Happy Sunday and Happy Valentine’s Day!
When I sent Mr. Smith off to work on January 4 after two 4-day holiday weekends in a row, I wondered how I was going to make it through January with no holidays or long weekends. Now here we are, smack in the middle of February!
My granddaughters have been busily preparing to celebrate and have spent time working on their Valentine boxes. This brought back warm memories of my time in first grade and the excitement of taking an empty cereal box to school to decorate for classmates to put their Valentines in.
My grandsons on the other hand were not so interested in making fancy boxes and took reusable grocery bags to collect their greetings. Sam did write out his Valentines, whereas Henry and Eli decided to just throw candy at the other kids and be done with it. Eli explained, “It’s okay, I’m not really a fan of the love thing.” Oh Eli, we’ll remind you of that in ten years.
One of my favorite things about the St. Valentine holiday is that it has grown beyond roses and chocolates. Apparently, we have the fictional character Leslie Knope of Parks and Recreation to thank for the creation of “Galentine’s Day”, a day of women celebrating women. Leslie explained, “Every February 13, my ladyfriends and I leave our husbands and our boyfriends at home, and we just come and kick it, breakfast style. Ladies celebrating ladies. It’s like Lilith Fair, minus the angst. Plus frittatas.” With February 13 being unofficially added to the calendar, it is now more a “season” of love than one stressful day where significant others feel considerable pressure to create a perfect experience. Acknowledging that there are many different kinds of love and none of them perfect, The Washington Post offers up this list of romantic movies showing love in all its permutations.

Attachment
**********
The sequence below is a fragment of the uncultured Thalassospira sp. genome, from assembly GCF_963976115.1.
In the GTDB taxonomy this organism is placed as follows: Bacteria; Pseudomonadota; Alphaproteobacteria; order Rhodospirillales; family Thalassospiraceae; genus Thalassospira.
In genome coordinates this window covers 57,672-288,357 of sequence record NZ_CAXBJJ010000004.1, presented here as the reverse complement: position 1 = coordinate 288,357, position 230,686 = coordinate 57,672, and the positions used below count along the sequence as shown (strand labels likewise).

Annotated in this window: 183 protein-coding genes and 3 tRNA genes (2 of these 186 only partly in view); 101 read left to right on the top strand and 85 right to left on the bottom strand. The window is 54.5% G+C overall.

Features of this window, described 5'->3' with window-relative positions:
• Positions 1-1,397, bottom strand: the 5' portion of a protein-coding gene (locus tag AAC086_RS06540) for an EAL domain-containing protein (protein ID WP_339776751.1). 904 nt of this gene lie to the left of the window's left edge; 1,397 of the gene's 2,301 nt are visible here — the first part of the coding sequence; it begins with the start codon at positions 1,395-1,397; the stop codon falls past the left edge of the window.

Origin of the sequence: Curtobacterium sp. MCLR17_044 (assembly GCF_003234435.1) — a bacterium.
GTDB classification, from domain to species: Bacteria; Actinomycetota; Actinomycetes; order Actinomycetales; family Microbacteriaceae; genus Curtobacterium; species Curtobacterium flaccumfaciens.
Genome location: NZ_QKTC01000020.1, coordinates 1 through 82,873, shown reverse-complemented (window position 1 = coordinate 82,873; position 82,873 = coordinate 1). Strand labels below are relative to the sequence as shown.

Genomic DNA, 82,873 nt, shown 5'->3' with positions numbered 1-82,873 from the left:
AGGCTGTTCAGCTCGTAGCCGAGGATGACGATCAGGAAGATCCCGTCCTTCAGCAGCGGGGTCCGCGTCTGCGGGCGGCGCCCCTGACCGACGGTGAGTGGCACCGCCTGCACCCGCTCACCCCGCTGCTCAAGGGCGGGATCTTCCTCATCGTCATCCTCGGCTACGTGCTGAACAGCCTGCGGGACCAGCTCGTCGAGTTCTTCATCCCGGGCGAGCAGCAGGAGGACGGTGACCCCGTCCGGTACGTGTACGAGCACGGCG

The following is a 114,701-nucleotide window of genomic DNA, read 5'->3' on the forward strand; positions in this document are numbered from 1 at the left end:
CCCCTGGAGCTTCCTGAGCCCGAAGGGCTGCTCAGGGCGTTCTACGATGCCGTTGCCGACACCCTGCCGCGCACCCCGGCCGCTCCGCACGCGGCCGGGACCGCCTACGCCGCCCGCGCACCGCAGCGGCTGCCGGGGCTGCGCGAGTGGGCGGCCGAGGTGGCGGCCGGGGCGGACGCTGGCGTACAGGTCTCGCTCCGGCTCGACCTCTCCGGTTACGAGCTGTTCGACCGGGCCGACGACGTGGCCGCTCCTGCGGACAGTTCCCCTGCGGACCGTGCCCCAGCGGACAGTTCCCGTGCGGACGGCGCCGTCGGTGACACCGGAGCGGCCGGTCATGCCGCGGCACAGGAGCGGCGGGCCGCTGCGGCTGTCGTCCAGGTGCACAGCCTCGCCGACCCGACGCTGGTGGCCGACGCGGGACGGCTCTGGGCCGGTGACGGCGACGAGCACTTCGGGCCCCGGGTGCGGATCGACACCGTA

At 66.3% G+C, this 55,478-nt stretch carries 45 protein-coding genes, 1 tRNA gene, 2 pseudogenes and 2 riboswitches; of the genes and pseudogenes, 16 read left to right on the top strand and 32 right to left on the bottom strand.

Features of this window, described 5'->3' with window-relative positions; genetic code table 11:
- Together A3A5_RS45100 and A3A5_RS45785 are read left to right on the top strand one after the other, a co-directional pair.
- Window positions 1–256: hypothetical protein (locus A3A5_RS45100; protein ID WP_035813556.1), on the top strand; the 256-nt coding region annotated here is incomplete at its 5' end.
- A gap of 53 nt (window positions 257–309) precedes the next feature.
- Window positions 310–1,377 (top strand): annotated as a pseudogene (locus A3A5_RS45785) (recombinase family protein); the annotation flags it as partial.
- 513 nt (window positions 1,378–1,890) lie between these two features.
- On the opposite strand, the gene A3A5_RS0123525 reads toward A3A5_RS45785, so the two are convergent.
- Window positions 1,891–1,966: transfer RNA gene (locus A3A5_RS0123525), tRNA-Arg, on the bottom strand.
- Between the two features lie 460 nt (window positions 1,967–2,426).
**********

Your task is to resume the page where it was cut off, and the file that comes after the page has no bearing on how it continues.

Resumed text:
This year more than ever we need an excuse to disrupt the banality of our daily life and a little creativity may be required. COVID-19 has made the possibility of our typical celebrations challenging and unsafe. Like so many, I am missing restaurants and longing to indulge in a long, leisurely meal at our favorite bistro, but alas we are waiting. Out on our walk the other afternoon, we passed our favorite Thai restaurant. The centerpiece on the sweet little front window table is no longer a candle, it is a bottle of hand sanitizer. Nothing says romance quite like that.
Mr. Smith and I rarely dined out on Valentine’s Day even pre-Pandemic, but we still endeavor to make the day pleasing. Today we’ll get out for a long walk and then do some reading. I’m planning to drag every candle I can find into the bathroom and have a lovely candlelit soak with my best bath oil. We’re making pizza for dinner, sharing a bottle of Chianti and watching Stanley Tucci: Searching for Italy. And we are still each other’s favorite Valentines.
C’est la vie.